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Project information

Project team

Sebastian LentzJana Moser Mela Žuljević


Centre for East European and International Studies (coordination), Leibniz Institute for East and Southeast European Studies, Chair of International Relations at the University of Jena, Eberswalde University for Sustainable Development, Leibniz Centre for Contemporary History Potsdam

Duration of project

04/2022 – 03/2026

Funded by

Federal Ministry of Education and Research

Further information

Prof Dr Sebastian Lentz

More info

Cooperation and conflict in Eastern Europe (KonKoop)

The consequences of the reconfiguration of political, economic and social spaces since the end of the Cold War

Since the end of the Cold War, there have been many new states, new alliances of states, but also secession conflicts in Eastern Europe, some of which continue to this day. Russia's war against Ukraine is a shocking reminder of the topicality of this issue. The KonKoop project network will examine various conflict constellations as well as the dynamics of cooperation in Eastern Europe, South Eastern Europe, Central Asia and the Caucasus. The aim is to explain and understand interrelationships and, in doing so, to bundle the expertise available in Germany.

The KonKoop project, coordinated by the Centre for East European and International Studies, consists of several research teams. In five thematic areas, they want to find out how conflicts arise in Eastern Europe, which actors are involved, which factors drive or de-escalate them, but also which conditions guarantee security or enable cooperation and, last but not least, how such conflicts can be communicated to a broader public. KonKoop is interdisciplinary, with expertise from political science, geography, history and environmental science. A total of five PhD students and three postdocs are working with established researchers from the network and the cooperation partners on detailed studies and comparative qualitative and quantitative analyses.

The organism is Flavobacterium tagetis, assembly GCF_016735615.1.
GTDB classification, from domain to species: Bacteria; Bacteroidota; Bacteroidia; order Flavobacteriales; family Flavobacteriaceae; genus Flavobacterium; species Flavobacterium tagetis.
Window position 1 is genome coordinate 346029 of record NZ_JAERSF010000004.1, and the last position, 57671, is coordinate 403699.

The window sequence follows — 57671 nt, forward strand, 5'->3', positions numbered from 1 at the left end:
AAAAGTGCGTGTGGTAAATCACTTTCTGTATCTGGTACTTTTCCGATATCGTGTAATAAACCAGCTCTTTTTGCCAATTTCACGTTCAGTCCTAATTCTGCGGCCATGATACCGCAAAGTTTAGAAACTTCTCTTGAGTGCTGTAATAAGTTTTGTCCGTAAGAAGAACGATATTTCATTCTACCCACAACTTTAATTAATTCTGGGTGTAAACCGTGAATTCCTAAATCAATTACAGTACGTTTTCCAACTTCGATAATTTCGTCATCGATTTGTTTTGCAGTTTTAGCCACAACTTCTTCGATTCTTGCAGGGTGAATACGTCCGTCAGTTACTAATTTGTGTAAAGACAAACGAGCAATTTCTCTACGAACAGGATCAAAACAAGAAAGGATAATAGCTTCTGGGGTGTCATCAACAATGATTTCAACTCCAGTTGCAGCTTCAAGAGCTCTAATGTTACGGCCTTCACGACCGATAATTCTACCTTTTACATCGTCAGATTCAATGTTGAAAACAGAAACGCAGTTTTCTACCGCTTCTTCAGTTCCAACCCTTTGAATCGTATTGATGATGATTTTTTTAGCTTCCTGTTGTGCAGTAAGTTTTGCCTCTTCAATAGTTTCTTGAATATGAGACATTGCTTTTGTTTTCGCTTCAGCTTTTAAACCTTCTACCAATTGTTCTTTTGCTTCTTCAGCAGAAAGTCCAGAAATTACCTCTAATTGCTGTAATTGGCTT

The project will also create two laboratories that will make their research and development results freely available:

The multi-method data laboratory will process quantitative and qualitative research data and develop new methods of conflict and cooperation research.

A multi-perspective laboratory for peace and conflict cartography is located at the IfL. Here, the initial aim is to understand how cooperation partners and conflict parties represent their specific interests by means of maps. Building on this experience, visualisations are to be developed that depict conflicting or multiple interests. This does not necessarily have to be done in the form of maps; infographics and artistic-graphic (online) tools will also be tested.

The thematic fields of the project in detail are: Post-imperial nation-building processes, Religious and ethnic diversity, Economic (dis)integration, Environmental change and ecological resources, and Forms of interaction and interdependencies of cooperation and conflict.

Key questions

  • When does a political reorganisation, such as the disintegration of the Soviet Union or Yugoslavia, lead to violent conflict?
  • What role do ethnic or religious identities as well as economic interests play in the emergence but also in the resolution of conflicts?
  • What is the impact of environmental change and scarcity of resources?
  • What determines the scope for peace negotiations and the implementation of peace agreements?
  • How can a security order in Europe be shaped and institutionalised in the future?
  • How do the parties involved present their view of a conflict by cartographic means?
  • Which means are appropriate and meaningful for depicting a conflict situation in a multi-perspective visualisation?